48. 48. Final Thoughts • Outside of some commercial services, no automated solution for scaling up • Cited reference data on it’s own is not that useful for collection development - However, when used in conjunction with other metrics, meaningful information surfaces quite easily • Citation figures also useful for troubleshooting, sanity checks or substitutes, when other stats are unavailable • With more automation, might be possible to use citation data for broader collection development and assessment activities without making as many comparisons, we’re almost there but not quite yet • Overall it’s a worthwhile tool to have for collection development, yay! Collection Development Implications 48
  49. 49. References • Belter, Christopher W., and Neal K. Kaske. "Using Bibliometrics to Demonstrate the Value of Library Journal Collections." College and Research Libraries 77, no. 4 (2016): 410-22. • Blecic, D. D. "Measurements of Journal Use: An Analysis of the Correlations between Three Methods." Bulletin of the Medical Library Association 87, no. 1 (1999): 20-25. • Bollen, Johan, and Herbert Van de Sompel. "Usage impact factor: the effects of sample characteristics on usage‐based impact metrics." Journal of the American Society for Information Science and technology 59, no. 1 (2008): 136-149. • Bordeaux, Abigail, Alfred B. Kraemer, and Paula Sullenger. "Making the most of your usage statistics." The Serials Librarian 48, no. 3-4 (2005): 295-299. • Cusker, Jeremy. "Using Isi Web of Science to Compare Top-Ranked Journals to the Citation Habits of a "Real World" Academic Department." Issues in Science and Technology Librarianship, Summer (2012). • Davis, Philip M. "Where to Spend Our E-Journal Money? Defining a University Library's Core Collection through Citation Analysis." portal: Libraries and the Academy 2, no. 1 (2002): 155-66. • De Groote, Sandra L., Deborah D. Blecic, and Kristin Martin. "Measures of Health Sciences Journal Use: A Comparison of Vendor, Link-Resolver, and Local Citation Statistics." Journal of the Medical Library Association : JMLA 101, no. 2 (2013): 110-19. • Gao, Wenli. "Beyond Journal Impact and Usage Statistics: Using Citation Analysis for Collection Development." The Serials Librarian 70, no. 1/4 (2016): 121-27. • Gross, P.L.K., and E.M. Gross. "College Libraries and Chemical Education." Science N.S. 66, no. 1713 (1927): 385-89. • Hoffmann, Kristin, and Lise Doucette. "A Review of Citation Analysis Methodologies for Collection Management." 2012 73, no. 4 (2012): 15. • Ke, Irene, and Jackie Bronicki. "Using Scopus to Study Researchers’ Citing Behavior for Local Collection Decisions: A Focus on Psychology." Journal of Library Administration 55, no. 3 (2015): 165-78. • Kraemer, Alfred. "Ensuring consistent usage statistics, part 2: working with use data for electronic journals." The Serials Librarian 50, no. 1-2 (2006): 163-172. • Luther, Judy. "White paper on electronic journal usage statistics." The Serials Librarian 41, no. 2 (2002): 119-148. • Noonan, Christine F., and Melissa K. McBurney. "Application of electronic serial usage statistics in a national laboratory." In Usage statistics of e-serials, ed. David C. Fowler, 151-60. Binghamton, NY: Haworth Information Press, 2007. • Ralston, Rick, Carole Gall, and Frances A. Brahmi. "Do local citation patterns support use of the impact factor for collection development?." Journal of the Medical Library Association: JMLA 96, no. 4 (2008): 374. • Rathemacher, Andrée J. “E-Journal Usage Statistics in Collection Management Decisions: A Literature Review.” In Library Data: Empowering Practice and Persuasion, ed. Darby Orcutt, 71-89. Santa Barbara, Calif.: Libraries Unlimited, 2010. • Tsay, M. Y. "The Relationship between Journal Use in a Medical Library and Citation Use." Bulletin of the Medical Library Association 86, no. 1 (1998): 31-39. • Wical, Stephanie H., and R. Todd Vandenbark. "Notes on Operations: Combining Citation Studies and Usage Statistics to Build a Stronger Collection." Library Resources & Technical Services 59, no. 1 (2015): 33-42. • Welker, Josh. "Counting on COUNTER: The Current State of E-Resource Usage Data in Libraries." Computers in Libraries 32, no. 9 (2012): 6-11. • Wilson, Concepción S., and Carol Tenopir. "Local Citation Analysis, Publishing and Reading Patterns: Using Multiple Methods to Evaluate Faculty Use of an Academic Library's Research Collection." Journal of the American Society for Information Science and Technology 59, no. 9 (2008): 1393-408.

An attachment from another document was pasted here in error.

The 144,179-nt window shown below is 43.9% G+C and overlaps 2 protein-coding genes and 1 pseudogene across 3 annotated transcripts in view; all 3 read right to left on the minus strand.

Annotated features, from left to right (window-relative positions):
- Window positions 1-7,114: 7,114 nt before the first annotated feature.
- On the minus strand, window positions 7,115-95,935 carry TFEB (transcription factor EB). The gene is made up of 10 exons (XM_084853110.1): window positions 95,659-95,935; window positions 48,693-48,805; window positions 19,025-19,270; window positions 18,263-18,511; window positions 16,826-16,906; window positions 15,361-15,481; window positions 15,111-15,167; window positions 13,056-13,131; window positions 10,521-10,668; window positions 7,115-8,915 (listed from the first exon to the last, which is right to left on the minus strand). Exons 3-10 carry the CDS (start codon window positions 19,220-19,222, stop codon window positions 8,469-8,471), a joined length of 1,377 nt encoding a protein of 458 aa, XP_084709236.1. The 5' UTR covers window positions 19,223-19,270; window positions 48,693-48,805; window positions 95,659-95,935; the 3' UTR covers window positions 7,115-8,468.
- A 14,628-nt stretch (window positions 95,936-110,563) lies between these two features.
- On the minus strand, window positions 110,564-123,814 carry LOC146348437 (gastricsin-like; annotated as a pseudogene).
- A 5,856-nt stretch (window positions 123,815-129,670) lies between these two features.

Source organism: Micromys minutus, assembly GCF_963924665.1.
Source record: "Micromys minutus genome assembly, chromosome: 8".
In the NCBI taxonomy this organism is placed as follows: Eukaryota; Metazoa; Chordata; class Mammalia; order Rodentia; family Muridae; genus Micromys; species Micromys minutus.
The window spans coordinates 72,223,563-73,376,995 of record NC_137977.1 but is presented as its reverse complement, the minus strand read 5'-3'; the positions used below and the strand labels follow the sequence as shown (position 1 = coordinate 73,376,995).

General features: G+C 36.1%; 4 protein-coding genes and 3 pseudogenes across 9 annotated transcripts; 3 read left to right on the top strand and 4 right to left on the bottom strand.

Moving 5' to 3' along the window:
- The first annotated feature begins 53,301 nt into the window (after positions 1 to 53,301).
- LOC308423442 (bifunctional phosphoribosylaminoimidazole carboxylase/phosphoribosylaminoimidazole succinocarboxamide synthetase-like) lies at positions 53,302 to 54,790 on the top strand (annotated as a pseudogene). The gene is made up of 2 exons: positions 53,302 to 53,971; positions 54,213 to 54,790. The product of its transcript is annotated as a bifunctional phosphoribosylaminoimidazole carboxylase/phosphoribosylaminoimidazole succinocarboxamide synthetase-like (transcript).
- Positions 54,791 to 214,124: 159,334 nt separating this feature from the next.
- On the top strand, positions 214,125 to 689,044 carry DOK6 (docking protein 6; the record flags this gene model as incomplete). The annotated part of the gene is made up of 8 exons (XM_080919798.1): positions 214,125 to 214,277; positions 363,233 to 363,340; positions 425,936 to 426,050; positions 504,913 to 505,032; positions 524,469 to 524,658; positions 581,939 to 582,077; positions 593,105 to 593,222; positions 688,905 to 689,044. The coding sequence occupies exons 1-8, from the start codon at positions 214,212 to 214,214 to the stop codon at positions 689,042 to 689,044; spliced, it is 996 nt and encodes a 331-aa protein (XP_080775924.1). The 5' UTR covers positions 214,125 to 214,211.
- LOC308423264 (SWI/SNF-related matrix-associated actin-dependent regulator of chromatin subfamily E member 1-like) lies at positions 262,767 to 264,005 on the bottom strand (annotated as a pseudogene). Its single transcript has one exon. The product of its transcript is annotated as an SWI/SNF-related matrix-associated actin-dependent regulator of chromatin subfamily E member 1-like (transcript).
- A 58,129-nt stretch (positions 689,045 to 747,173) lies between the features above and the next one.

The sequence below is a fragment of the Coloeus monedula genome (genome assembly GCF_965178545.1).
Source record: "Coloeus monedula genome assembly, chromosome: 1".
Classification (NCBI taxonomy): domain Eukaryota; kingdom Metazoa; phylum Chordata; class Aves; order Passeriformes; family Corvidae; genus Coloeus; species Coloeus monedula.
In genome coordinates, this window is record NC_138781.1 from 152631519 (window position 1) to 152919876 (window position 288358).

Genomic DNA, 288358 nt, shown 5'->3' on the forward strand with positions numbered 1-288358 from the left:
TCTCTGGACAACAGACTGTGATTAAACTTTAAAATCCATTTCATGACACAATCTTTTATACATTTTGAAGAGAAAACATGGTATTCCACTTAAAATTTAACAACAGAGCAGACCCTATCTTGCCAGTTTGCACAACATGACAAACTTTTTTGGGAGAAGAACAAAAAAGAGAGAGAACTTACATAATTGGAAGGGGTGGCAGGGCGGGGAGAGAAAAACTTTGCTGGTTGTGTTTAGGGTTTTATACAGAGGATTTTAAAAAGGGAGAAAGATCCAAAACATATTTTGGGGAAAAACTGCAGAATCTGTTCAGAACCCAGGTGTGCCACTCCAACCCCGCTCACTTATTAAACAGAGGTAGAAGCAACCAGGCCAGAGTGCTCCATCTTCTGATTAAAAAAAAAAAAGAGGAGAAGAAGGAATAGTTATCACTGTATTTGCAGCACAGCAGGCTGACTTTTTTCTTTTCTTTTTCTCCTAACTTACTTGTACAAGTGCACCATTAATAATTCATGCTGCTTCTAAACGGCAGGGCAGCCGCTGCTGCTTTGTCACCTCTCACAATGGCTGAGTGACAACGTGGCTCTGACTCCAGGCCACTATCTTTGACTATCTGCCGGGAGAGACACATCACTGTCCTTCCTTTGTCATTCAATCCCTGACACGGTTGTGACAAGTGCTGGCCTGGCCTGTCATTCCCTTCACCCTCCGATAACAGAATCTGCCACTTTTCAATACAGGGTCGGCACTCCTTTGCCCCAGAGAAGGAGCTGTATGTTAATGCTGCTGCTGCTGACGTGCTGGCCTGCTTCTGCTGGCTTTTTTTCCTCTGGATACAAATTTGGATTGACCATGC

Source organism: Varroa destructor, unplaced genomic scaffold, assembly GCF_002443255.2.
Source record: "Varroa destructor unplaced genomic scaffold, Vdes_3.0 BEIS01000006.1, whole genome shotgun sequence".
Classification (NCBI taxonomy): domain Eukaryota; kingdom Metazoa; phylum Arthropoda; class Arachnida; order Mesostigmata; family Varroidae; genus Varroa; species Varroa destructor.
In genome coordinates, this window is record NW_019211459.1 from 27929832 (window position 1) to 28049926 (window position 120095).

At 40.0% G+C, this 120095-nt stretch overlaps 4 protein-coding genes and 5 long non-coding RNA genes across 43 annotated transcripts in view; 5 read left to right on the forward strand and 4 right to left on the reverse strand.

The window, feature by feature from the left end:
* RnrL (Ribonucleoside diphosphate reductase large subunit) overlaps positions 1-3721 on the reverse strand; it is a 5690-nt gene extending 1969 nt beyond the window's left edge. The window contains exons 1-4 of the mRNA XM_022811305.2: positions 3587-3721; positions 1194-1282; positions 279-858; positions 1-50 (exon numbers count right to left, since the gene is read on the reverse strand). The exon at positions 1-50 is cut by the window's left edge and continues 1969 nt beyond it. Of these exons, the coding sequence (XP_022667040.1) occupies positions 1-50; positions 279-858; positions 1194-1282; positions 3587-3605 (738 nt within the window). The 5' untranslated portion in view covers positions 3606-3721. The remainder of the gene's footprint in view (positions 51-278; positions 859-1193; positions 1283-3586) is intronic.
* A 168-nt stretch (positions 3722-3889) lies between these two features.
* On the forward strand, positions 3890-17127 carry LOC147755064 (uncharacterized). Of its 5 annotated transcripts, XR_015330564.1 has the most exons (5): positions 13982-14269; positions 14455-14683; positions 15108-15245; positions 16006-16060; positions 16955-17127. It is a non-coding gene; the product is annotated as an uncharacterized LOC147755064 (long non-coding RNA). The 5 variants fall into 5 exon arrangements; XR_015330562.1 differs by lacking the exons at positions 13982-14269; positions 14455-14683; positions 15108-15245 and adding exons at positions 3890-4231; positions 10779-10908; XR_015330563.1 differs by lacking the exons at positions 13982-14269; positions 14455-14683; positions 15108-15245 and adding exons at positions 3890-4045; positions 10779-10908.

50. 50. Questions? joelen.pastva@northwestern.edu @jolophon j-shank@northwestern.edu @ShankLib
  51. 51. Thank you!

×